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Iraqis Doubt Bush's New Strategy
BAGHDAD — Lay Iraqis and politicians doubted on Thursday, January11 , that US President George W. Bush's newly-unveiled strategy, including more troops and funds, would make much difference in their lives.
"The Americans will just come and sit in one place and do nothing," Ali Abdul Razzak, a Baghdad resident in his20 s, told Reuters a few hours after Bush announced his new Iraq strategy.
In a much-anticipated speech, Bush said he would send21 , 500more troops in the next four months to "break the cycle of violence" in Iraq.
He lashed out at the government of Prime Minister Nuri al-Maliki for failing to deliver promised reforms and security measures.
"The government has promised us a lot but nothing has changed," agreed Abdul Razzak as he waited to catch a bus in the morning rush hour.
Iraqi politicians also took issue with Bush's plan to surge Iraq troops.
"Sending more troops to Iraq is a wrong decision and it is against the will of Iraqis and the American people," said Nassar al-Rubaie, spokesman for the Sadr bloc in the parliament.
"We consider it a dictator's decision to use force towards the Iraqi people and a non-democratic decision towards the American people because it is against the American majority represented by the Democratic Party, which condemned and disagreed with sending troops to Iraq."
Democrats, who wrested control of both houses of Congress in the November mid-term elections from Bush's Republican Party, oppose sending more troops to Iraq and want a phased withdrawal in months.
A recent report by the bipartisan Iraq Study Group has recommended the pullout of all US combat troops from the war-torn country by 2008 to help stop Iraq from sliding into anarchy.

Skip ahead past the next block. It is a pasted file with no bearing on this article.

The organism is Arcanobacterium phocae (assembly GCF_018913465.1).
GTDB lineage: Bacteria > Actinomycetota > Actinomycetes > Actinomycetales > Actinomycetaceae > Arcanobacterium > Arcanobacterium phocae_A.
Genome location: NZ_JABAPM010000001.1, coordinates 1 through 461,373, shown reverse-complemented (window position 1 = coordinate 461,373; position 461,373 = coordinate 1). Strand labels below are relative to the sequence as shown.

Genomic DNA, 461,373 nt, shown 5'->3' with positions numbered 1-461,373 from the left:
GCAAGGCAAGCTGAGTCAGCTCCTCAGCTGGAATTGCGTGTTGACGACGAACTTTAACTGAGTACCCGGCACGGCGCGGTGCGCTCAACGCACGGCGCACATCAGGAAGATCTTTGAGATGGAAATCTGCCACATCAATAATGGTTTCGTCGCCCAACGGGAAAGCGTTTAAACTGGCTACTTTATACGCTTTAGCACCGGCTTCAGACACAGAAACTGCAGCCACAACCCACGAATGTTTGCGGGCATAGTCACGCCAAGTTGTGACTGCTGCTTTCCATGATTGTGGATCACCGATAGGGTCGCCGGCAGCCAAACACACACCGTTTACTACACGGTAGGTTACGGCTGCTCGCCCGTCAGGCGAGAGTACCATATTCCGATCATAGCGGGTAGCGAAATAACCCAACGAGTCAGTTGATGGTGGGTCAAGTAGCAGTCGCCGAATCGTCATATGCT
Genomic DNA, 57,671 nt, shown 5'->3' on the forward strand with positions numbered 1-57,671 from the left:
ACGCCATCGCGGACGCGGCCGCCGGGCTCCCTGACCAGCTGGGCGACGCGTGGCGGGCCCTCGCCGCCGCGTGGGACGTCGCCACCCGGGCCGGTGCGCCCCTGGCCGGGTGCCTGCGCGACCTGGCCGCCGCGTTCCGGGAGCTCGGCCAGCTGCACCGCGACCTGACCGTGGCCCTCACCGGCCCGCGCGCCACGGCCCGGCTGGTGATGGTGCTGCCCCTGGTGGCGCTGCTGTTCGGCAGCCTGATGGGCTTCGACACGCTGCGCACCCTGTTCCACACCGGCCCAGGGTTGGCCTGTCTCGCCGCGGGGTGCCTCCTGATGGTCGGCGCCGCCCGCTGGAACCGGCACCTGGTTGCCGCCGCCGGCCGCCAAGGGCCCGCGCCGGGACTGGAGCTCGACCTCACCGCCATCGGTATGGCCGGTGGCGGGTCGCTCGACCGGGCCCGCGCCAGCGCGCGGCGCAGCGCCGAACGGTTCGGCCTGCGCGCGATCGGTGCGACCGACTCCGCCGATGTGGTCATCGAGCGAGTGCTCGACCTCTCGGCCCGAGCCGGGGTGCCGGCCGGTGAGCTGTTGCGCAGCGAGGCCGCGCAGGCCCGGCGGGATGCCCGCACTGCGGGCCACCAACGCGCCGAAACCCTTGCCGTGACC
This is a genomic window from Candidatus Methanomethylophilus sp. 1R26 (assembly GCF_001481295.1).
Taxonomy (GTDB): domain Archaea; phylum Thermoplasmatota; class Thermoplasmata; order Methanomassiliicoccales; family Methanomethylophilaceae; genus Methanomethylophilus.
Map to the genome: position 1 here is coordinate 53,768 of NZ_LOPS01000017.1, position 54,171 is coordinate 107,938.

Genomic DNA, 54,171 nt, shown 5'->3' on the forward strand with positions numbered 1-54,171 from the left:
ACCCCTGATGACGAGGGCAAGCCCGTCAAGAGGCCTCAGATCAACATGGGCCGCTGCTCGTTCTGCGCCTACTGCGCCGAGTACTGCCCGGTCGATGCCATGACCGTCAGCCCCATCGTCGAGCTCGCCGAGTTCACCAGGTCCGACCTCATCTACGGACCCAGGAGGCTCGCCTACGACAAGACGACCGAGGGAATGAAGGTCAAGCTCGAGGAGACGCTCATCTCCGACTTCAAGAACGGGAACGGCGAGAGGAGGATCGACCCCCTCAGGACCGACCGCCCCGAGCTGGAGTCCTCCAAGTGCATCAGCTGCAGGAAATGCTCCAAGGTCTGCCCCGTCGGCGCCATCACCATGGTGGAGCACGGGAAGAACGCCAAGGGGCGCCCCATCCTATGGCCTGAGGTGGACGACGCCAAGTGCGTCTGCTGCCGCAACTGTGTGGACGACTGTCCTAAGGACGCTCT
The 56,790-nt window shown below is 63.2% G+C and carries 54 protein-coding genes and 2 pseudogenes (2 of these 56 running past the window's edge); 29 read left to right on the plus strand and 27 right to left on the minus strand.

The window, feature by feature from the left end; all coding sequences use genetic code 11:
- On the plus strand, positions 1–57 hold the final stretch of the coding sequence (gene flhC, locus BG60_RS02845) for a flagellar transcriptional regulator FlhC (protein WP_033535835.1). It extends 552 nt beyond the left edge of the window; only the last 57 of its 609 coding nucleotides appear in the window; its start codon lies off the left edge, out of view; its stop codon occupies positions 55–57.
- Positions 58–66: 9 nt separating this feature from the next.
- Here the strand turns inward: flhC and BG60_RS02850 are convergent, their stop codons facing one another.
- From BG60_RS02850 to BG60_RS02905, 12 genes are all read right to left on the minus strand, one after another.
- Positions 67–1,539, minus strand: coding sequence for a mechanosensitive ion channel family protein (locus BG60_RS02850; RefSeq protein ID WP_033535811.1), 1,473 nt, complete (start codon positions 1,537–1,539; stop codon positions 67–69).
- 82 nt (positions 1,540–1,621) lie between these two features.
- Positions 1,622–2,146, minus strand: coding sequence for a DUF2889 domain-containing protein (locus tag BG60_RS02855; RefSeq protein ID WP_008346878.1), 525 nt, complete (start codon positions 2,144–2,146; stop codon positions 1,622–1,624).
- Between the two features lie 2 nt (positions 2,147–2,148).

The Association of Muslim Scholars (AMS), Iraq's highest Sunni religious authority, has also inveighed against Bush's decision to send more troops.
"The American president is ignoring the dangerous political reality in Iraq," said Mohammad Bashar al-Faidi, the ASM spokesman.
"Bush is a prisoner of his own dreams," he told the Dubai-based Al-Arabiya television.
Faidi said the situation will not improve in the clash-inflicted country as long as Sunnis are disenfranchised from the political process by the Shiite-dominated government.
"Those who are on the ruling side today have taken the path of exclusion, of marginalization and pursuit of others," he charged.
"There are no links between the Sunnis and those participating in the political process."
The AMS and other leading Sunni groups accuse militias loyal to several parties in the Shiite-led coalition government of spearheading a sectarian campaign against Sunni Arabs.
Security Before Jobs
Many Iraqis were not impressed by the more than $ 1billion pledged by Bush for rebuilding the dilapidated infrastructure and creating jobs for Iraqis.
"The most important issue is providing security first," Jamal Yaseen, head of a steel trading company in Baghdad, told Reuters.
"The $ 1billion from America won't do anything with bombs and suicide bombers terrifying people."
Bush decided to allocate an extra $1. 2billion for three programs to create jobs and help reconstruction in neighborhoods secured by Iraqi and US forces.
"They will create jobs for the Americans, not for the Iraqis," said a skeptical Abdul Razzaq.
Taha Ahmed Abdul-Salam, executive manager of the Iraqi Stock Exchange, said the extra US money could help if it was administered properly by Iraqi officials.
"All donations must go to the ministries which have economic projects to use the money in a proper way and to ensure that the unemployed get solid jobs," he stressed.
"The planning and trade ministries have projects to improve the private sector in Iraq and the US donation could help to implement that goal and then it could offer a large number of jobs to Iraqis."
The reconstruction of post-war Iraq, the world's third biggest oil reserves, has been marred by corruption scandals and mishandling.
Over eight billion dollars of money that was supposed to be spent on rebuilding war-scattered Iraq under the US-led Coalition Provisional Authority (CPA) disappeared by the time Paul Bremer left his post as head of the authority in2004 .
Calling it the "extraordinary scandal of Iraq's missing billions", The Guardian reported in 2004 that Bremer maintained one slush fund of nearly $600m in cash for which there is no paperwork: $200m of it was kept in a room in one of Saddam's former palaces.
Millions of dollars have also disappeared into the pockets of corrupt officials or gone unaccounted for in the chaotic aftermath of the US invasion.